Where They Are Now – Cailin Pachter, Muhlenberg College
Director of Pre-Professional Advising, Muhlenberg College
Cailin has a Bachelor of Arts in Biology with a minor in Psychology from Lehigh University and a Master’s in Community Counseling from Eastern Kentucky University. She is currently working on a certificate in English from Muhlenberg (expected this month), just for fun! Cailin has been in her current role for one year and with the Muhlenberg College for 14 years.
What was your career path to get your current role? Student Services Counselor at Somerset Community College, Somerset, KY; Counselor, Educational Opportunity Program (EOP), Louisville, KY; Undergraduate Student Counselor, University of Maryland University College, College Park, MD; Career Counselor, Career Center, University of Baltimore, Baltimore, MD; Career Counselor, Career Center, Muhlenberg College, Allentown, PA; Assistant Director, Career Center, Muhlenberg College, Allentown, PA; Associate Director, Career Center, Muhlenberg College, Allentown, PA; Interim Director, Career Center, Muhlenberg College, Allentown, PA; Director, Career Center, Muhlenberg College, Allentown, PA and current role
What was your first job? My very first job out of college was a waitress in a bookstore/cafe in Elkins, WV. My first professional job was in Student Services for a branch campus of a community college in Kentucky.
Why did you choose this career? I sort of fell into a career in higher education. I was working on my Masters in Counseling and a neighbor who worked for the local community college told me about a job opening there. When I moved to Louisville, Kentucky, I found a job with a TRIO program that helped people get enrolled in college. My favorite part of that job was the career counseling – especially the assessments like the Strong and the MBTI. When I later moved to Maryland, and then Pennsylvania, I chose to concentrate in career development. Last year I was given the opportunity to move into a position at Muhlenberg that focuses on pre-professional advising. I work with pre-law students and also those going into the health professions. As I begin my college education as “pre-med”, I feel I have come full-circle.
What is the skill that is most important in your current role? Knowledge – As an advisor, I am expected to be knowledgeable regarding what it takes to be admitted into professional school. I need to know what classes they should take, what experiences they should have, what the admissions committees are “looking for”, etc. Communication – Not only do I need to be knowledgeable, I need to be able to convey this knowledge appropriately. I meet regularly with every student to get to know them and answer their questions. Writing – I must write a letter of evaluation for every student who is applying to medical, dental, podiatry and optometry school. This requires me to be reflective, thorough, and honest.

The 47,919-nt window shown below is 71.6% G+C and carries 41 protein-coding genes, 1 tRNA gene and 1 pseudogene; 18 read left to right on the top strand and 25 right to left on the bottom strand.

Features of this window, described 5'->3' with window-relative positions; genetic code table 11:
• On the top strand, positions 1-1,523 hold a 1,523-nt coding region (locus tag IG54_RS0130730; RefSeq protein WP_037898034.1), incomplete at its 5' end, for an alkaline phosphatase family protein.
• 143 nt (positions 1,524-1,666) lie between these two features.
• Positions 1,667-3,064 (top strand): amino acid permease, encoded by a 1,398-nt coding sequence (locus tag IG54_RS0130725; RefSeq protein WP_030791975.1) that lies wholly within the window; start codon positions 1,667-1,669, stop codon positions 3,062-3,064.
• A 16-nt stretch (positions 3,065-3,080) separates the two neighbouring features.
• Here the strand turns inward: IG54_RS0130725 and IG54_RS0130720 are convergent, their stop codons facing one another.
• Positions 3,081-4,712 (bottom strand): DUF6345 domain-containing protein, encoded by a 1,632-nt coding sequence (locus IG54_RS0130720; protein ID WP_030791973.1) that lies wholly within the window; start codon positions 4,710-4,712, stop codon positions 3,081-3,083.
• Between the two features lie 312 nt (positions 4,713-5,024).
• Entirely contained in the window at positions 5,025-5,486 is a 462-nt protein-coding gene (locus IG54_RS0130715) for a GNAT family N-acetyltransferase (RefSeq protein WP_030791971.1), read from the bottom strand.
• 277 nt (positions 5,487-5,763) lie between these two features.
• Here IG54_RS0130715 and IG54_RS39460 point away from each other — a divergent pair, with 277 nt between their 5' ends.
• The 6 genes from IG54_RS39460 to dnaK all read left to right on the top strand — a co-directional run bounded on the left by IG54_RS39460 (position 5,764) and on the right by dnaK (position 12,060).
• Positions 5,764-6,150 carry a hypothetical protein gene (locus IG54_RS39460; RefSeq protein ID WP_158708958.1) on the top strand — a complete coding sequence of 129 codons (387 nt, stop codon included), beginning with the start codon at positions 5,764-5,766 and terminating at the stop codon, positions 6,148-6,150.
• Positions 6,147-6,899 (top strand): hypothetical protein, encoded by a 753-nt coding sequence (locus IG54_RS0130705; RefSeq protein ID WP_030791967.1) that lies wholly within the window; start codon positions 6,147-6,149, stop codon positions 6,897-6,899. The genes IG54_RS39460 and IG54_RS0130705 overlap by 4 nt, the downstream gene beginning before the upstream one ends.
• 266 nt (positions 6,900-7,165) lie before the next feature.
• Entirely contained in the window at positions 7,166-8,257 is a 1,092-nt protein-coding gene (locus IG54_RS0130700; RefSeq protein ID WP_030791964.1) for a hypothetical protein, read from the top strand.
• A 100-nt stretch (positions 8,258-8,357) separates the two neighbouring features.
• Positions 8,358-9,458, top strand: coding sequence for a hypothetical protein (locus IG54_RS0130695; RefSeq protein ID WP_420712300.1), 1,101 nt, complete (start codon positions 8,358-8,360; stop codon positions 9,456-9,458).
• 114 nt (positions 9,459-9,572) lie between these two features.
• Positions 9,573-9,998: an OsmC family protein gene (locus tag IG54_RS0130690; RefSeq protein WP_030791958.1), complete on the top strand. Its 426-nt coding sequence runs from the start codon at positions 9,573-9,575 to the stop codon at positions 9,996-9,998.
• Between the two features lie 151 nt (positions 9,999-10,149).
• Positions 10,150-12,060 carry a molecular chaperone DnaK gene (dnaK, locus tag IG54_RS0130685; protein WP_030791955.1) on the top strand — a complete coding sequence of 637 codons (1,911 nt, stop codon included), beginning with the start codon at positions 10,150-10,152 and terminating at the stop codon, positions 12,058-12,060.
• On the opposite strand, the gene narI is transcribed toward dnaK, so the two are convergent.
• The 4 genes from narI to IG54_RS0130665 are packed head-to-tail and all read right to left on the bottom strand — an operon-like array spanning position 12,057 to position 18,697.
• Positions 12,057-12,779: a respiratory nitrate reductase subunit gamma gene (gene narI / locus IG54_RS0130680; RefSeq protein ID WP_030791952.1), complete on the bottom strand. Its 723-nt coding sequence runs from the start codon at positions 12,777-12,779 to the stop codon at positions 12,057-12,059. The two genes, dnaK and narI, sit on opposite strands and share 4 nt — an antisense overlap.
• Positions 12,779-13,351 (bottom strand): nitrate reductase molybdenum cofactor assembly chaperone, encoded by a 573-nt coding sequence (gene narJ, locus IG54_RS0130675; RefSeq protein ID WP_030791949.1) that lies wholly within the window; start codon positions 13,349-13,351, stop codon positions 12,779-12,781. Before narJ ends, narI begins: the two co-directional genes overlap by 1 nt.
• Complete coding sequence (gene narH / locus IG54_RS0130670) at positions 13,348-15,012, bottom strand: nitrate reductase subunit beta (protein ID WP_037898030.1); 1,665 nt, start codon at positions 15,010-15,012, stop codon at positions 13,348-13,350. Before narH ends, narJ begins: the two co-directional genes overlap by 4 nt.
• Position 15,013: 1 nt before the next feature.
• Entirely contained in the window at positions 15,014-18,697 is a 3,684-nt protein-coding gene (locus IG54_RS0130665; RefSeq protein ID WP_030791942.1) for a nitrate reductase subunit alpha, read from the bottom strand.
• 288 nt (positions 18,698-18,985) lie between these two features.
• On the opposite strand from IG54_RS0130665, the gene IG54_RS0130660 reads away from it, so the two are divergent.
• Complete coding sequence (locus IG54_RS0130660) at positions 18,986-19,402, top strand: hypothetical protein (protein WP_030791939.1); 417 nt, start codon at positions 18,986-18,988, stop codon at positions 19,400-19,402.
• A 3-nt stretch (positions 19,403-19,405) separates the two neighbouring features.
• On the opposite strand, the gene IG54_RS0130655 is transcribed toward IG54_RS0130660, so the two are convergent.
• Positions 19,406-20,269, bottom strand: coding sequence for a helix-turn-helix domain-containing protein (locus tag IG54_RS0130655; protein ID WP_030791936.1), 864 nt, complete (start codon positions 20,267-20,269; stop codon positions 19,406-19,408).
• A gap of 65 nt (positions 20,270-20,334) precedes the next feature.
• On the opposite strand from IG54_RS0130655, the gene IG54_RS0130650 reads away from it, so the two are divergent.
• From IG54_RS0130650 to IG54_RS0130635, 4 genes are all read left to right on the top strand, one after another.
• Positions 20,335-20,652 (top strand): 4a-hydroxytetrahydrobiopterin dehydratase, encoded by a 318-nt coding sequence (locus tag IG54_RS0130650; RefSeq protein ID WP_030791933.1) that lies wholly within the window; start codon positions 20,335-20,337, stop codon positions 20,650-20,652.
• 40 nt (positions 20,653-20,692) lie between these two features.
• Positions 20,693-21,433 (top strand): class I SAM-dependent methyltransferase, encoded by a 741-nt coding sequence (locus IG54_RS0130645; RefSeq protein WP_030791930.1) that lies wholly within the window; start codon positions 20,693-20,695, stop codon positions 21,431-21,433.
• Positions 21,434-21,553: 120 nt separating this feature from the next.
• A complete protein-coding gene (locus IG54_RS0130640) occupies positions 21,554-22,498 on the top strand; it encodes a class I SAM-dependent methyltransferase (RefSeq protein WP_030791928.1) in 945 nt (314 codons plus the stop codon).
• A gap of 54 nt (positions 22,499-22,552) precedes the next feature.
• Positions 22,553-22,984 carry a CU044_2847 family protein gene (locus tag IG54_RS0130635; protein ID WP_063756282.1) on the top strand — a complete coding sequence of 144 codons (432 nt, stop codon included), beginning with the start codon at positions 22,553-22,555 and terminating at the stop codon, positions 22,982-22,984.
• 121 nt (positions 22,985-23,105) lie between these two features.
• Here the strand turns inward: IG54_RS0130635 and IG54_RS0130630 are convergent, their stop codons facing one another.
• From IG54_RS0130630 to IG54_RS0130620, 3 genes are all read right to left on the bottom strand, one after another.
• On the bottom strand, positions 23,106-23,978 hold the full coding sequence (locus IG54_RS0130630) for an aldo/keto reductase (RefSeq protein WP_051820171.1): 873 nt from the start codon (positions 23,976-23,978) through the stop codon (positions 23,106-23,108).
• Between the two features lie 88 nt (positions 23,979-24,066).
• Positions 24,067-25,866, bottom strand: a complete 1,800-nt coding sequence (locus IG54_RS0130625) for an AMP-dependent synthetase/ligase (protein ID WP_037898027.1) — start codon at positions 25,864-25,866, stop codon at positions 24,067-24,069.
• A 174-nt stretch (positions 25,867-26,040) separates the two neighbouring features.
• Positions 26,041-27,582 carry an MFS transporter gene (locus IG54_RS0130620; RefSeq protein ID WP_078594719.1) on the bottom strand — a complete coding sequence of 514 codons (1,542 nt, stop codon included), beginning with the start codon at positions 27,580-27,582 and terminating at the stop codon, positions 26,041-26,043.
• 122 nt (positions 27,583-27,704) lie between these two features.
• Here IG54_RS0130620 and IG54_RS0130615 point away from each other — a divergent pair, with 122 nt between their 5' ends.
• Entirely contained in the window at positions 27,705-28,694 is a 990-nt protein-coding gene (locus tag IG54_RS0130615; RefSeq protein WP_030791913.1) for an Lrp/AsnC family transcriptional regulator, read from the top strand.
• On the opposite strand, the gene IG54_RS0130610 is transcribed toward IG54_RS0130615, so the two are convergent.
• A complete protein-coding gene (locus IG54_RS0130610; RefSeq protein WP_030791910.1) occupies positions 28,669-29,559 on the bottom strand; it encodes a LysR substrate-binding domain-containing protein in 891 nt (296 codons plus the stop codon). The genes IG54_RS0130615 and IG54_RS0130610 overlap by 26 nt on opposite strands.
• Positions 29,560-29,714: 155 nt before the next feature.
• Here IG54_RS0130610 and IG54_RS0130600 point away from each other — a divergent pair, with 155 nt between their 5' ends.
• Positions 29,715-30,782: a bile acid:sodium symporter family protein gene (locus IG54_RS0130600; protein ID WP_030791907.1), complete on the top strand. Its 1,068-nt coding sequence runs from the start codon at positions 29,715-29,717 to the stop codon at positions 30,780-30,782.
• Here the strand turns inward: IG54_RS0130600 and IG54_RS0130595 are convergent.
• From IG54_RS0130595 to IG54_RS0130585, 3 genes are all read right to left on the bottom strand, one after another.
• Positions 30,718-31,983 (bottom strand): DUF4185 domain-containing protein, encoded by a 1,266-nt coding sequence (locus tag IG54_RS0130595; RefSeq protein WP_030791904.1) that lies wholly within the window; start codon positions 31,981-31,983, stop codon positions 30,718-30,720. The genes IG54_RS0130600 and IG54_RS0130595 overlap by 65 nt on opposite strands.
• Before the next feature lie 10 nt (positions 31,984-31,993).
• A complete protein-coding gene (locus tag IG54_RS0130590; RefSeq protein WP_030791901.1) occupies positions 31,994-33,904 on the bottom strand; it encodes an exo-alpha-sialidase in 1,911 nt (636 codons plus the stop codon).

How did you develop this skill and how do you fine-tune it regularly? Knowledge – I read as much as I can about my field and confer with my colleagues when I have questions. I also attend annual meetings and conferences. Communication – I meet regularly with all students and practice the active listening skills I learned in graduate school. Writing – For the past number of years I have been taking writing-intensive courses in the English Department at Muhlenberg. I believe this has enhanced my writing skills.
What is your biggest career accomplishment? Wow – this is a tough one! Perhaps it was making my way from a part-time career counselor in 1999 up to the Career Center Director in 2008. I didn’t necessarily have aspirations of being a director when I started, but one thing led to another. It was a terrific journey!
How many years were you a member of EACE?: About 15 years
Did you serve on the Board of Directors or as a Committee Chair? I served on and then co-chaired the Awards and Grants Committee. I served on and then co-Chaired the Annual Conference Program Committee. I co-chaired the Annual Conference in Hunt Valley, MD. I co-chaired the Professional Development Committee. I ran for the Board a few times but never won – I was asked to step in for a board member who was taking a leave of absence, but that was right when I learned I would be leaving Career Development.
How did EACE help you in your personal career development? It definitely taught me a lot about networking. I met a lot of great people in EACE and continue to keep in touch as much as possible.
Did you have an EACE Mentor or another member of EACE serve as your unofficial mentor? Helen Brown was a great help to me, as was Deborah D’Atillio – especially during my time as conference co-chair. John Fracchia was a huge supporter as well.
What is your advice to current EACE members who aspire to your current or a similar role to yours? I’m not sure any of them are aspiring to be a pre-professional advisor, but the best thing they can do to advance their careers is to get to know lots of people and be willing to help in any way they can. You never know when you might need something in return some day. In the meantime, you will learn lots!
Cailin did not visit her career center when in college.